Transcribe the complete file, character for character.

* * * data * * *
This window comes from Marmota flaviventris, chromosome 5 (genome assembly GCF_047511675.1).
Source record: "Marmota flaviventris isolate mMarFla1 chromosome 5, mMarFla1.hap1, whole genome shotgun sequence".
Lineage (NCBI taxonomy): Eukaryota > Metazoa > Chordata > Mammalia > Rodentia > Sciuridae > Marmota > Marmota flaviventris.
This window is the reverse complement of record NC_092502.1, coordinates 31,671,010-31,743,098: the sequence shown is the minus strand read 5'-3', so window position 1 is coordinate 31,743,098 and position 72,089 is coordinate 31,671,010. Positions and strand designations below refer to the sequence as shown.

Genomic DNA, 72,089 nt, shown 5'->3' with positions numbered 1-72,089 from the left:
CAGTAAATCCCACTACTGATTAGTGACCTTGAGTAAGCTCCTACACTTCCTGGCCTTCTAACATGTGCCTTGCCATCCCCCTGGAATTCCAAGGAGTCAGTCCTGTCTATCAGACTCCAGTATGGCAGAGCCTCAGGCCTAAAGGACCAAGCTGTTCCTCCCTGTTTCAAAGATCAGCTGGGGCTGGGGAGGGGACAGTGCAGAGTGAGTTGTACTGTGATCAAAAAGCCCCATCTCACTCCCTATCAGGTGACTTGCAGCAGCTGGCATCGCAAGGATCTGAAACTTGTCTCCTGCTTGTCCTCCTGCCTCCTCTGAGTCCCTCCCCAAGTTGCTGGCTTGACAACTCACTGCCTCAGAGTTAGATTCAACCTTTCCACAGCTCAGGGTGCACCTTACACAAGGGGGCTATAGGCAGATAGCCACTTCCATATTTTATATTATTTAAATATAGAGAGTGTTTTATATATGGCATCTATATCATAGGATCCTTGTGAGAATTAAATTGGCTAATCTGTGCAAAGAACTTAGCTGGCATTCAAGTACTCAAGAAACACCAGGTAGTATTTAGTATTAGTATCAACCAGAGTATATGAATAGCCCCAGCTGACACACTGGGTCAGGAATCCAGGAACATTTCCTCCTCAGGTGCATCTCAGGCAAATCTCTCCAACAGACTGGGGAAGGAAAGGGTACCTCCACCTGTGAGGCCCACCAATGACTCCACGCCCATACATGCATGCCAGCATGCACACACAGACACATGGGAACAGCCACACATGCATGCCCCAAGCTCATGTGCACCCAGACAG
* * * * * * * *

This window comes from Marmota flaviventris, chromosome 5 (genome assembly GCF_047511675.1).
Source record: "Marmota flaviventris isolate mMarFla1 chromosome 5, mMarFla1.hap1, whole genome shotgun sequence".
Lineage (NCBI taxonomy): Eukaryota > Metazoa > Chordata > Mammalia > Rodentia > Sciuridae > Marmota > Marmota flaviventris.
This window is the reverse complement of record NC_092502.1, coordinates 31,671,010-31,743,098: the sequence shown is the minus strand read 5'-3', so window position 1 is coordinate 31,743,098 and position 72,089 is coordinate 31,671,010. Positions and strand designations below refer to the sequence as shown.

Genomic DNA, 72,089 nt, shown 5'->3' with positions numbered 1-72,089 from the left:
CAGTAAATCCCACTACTGATTAGTGACCTTGAGTAAGCTCCTACACTTCCTGGCCTTCTAACATGTGCCTTGCCATCCCCCTGGAATTCCAAGGAGTCAGTCCTGTCTATCAGACTCCAGTATGGCAGAGCCTCAGGCCTAAAGGACCAAGCTGTTCCTCCCTGTTTCAAAGATCAGCTGGGGCTGGGGAGGGGACAGTGCAGAGTGAGTTGTACTGTGATCAAAAAGCCCCATCTCACTCCCTATCAGGTGACTTGCAGCAGCTGGCATCGCAAGGATCTGAAACTTGTCTCCTGCTTGTCCTCCTGCCTCCTCTGAGTCCCTCCCCAAGTTGCTGGCTTGACAACTCACTGCCTCAGAGTTAGATTCAACCTTTCCACAGCTCAGGGTGCACCTTACACAAGGGGGCTATAGGCAGATAGCCACTTCCATATTTTATATTATTTAAATATAGAGAGTGTTTTATATATGGCATCTATATCATAGGATCCTTGTGAGAATTAAATTGGCTAATCTGTGCAAAGAACTTAGCTGGCATTCAAGTACTCAAGAAACACCAGGTAGTATTTAGTATTAGTATCAACCAGAGTATATGAATAGCCCCAGCTGACACACTGGGTCAGGAATCCAGGAACATTTCCTCCTCAGGTGCATCTCAGGCAAATCTCTCCAACAGACTGGGGAAGGAAAGGGTACCTCCACCTGTGAGGCCCACCAATGACTCCACGCCCATACATGCATGCCAGCATGCACACACAGACACATGGGAACAGCCACACATGCATGCCCCAAGCTCATGTGCACCCAGACAG